If I had to list bands who I’d love to hear create a soundtrack, Qoheleth would be my top spot. Well, guess what just happened…
Black And White Electric Light is a short film created by VideoBakery; a dark and eerie project which pulls together strong elements of psychological horror into a 5 minute art piece. That’s not a lot of time to create a soundtrack for, so it’s quite surprising to hear how Qoheleth managed to pull together audio spanning almost 4 times the film’s length.
Now I’m not a huge soundtrack guy, hell, my favourites just tend to be ones utilising pre-existing tracks (take the Devil My Cry remake or Baby Driver for instance), but when it comes to horror, the audio chills are something else. After watching Sinister (the first, the sequel was the biggest let down since my father left) and playing Dying Light I fell in love with the idea of creating something, even if just as interludes, that rivalled that unsettling presence.
Back to the stars of this show, and the reason for my opening statement is simple. Their debut album set a solid ground for what Qoheleth are about as a band, which was then followed up by the incredibly ambitious Black Kite Broadcasts project. B&WEL seems to be a natural step forward; a challenge which has been taken in their stride and the result is something fantastically unique through the retention of their core sound.
Turning their focus onto pulling the darkest sounds from their instrumentation and diverting away from the idea of building a song to creating a scene, well that’s not an easy thing to do. This is a band who spend more time out of their comfort zone that in, and the result is a degree of creativity that is hard to come by. From the use of stripped down, sorrowful digital melodies to the playful use of modular guitar effects and static, you can hear the thought that went into the different moods that would need to go into a project like this.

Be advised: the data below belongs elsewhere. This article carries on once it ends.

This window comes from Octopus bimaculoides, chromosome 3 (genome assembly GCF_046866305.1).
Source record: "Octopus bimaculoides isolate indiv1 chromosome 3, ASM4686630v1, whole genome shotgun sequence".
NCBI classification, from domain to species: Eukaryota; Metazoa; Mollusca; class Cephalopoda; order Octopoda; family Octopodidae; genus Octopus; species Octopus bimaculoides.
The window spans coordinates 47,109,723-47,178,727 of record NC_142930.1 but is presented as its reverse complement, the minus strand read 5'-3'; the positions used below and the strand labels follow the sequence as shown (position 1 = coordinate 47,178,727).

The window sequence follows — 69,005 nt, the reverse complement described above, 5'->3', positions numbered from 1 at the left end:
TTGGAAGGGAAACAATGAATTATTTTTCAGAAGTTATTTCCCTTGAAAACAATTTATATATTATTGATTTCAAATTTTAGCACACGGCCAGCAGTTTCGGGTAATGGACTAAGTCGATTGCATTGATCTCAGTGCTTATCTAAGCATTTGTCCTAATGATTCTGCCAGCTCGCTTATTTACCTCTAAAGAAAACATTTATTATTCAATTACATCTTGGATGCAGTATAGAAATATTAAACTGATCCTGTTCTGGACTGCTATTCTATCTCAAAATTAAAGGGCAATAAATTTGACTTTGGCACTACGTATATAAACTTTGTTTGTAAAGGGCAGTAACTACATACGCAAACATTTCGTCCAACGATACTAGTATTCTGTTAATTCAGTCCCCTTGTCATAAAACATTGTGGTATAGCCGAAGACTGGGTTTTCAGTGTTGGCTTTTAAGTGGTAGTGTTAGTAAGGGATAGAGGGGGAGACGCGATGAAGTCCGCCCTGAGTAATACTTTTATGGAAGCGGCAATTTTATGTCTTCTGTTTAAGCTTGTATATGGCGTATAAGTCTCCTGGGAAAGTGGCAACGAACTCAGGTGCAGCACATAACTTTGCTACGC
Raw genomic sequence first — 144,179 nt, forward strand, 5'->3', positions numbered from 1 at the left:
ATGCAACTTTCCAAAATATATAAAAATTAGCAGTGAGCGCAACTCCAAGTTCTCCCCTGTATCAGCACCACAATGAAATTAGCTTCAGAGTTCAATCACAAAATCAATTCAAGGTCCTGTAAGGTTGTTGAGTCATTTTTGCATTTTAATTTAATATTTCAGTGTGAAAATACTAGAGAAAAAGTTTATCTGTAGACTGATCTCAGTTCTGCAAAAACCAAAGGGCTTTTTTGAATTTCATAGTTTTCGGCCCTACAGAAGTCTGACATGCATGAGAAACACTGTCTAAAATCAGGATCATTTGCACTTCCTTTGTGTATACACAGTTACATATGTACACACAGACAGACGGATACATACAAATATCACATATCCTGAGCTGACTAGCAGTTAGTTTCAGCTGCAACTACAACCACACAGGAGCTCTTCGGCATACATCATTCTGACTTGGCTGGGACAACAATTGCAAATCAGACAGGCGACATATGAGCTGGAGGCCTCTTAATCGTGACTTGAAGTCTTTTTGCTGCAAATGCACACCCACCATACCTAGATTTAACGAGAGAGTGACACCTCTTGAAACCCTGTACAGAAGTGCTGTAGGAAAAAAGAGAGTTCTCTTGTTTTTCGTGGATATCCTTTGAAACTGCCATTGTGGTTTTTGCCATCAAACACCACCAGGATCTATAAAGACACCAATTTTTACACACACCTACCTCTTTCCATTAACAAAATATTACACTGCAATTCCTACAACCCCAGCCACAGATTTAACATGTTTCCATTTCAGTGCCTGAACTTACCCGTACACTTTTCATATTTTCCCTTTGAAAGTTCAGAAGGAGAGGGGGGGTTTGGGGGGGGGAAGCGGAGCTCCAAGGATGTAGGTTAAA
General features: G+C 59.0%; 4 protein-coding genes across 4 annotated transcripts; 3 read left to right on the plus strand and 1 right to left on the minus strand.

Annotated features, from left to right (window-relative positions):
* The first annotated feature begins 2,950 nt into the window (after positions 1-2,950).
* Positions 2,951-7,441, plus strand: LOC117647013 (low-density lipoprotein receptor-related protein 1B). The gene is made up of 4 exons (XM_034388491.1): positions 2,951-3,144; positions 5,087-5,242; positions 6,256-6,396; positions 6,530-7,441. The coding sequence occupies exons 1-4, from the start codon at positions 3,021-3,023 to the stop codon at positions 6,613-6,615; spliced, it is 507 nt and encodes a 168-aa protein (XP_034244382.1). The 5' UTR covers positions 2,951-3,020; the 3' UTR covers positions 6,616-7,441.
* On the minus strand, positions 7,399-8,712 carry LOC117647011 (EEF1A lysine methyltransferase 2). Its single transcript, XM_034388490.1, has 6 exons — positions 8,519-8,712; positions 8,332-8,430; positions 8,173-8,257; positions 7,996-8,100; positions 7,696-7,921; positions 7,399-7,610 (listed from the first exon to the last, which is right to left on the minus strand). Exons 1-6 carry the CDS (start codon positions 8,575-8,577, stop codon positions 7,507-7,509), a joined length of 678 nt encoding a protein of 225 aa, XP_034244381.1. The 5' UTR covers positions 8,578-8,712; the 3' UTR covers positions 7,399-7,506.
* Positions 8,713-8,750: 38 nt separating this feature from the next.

It’s safe to say, you won’t be buying this album to play at your child’s birthday party or to accompany a holiday drive, unless the holiday was, say, off the side of a bridge, but when you’re buying an OST, that isn’t usually the sort of thing you are expecting. I could admit that my soft spot for horror has been hit, but in reality Qoheleth were already a niche, and with this release even more so. But who knows, this may be a gateway to them appearing in the music credits to the next Stephen King remake. Or remake of a remake. I’ve lost track of them all now.
Watch the film, listen to the soundtrack, and go show some love down below.
(I was referring to the links, not that!)
Jake Hancke – 19/09/2019